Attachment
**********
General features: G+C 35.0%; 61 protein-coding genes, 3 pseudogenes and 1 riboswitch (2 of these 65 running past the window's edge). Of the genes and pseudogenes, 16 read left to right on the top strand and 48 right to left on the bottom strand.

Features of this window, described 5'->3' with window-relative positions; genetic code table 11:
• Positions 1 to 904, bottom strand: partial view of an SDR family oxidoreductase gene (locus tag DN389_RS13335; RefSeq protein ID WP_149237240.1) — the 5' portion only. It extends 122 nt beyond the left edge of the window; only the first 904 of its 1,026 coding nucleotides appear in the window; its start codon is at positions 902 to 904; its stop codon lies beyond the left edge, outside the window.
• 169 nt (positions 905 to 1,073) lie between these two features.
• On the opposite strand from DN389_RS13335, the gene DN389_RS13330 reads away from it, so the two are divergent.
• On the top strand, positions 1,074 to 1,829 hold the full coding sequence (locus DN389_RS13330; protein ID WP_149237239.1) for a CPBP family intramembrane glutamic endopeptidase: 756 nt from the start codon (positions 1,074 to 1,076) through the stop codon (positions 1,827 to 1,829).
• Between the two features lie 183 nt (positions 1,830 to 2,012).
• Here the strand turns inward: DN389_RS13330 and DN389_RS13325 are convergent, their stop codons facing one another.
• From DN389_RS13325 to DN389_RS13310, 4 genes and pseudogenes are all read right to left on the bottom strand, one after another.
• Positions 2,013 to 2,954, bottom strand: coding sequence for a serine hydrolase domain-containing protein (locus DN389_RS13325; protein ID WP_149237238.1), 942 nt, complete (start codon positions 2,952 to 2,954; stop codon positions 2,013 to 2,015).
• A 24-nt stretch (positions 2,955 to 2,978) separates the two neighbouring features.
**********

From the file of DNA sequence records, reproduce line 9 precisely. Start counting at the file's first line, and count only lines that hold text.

• From DN389_RS13325 to DN389_RS13310, 4 genes and pseudogenes are all read right to left on the bottom strand, one after another.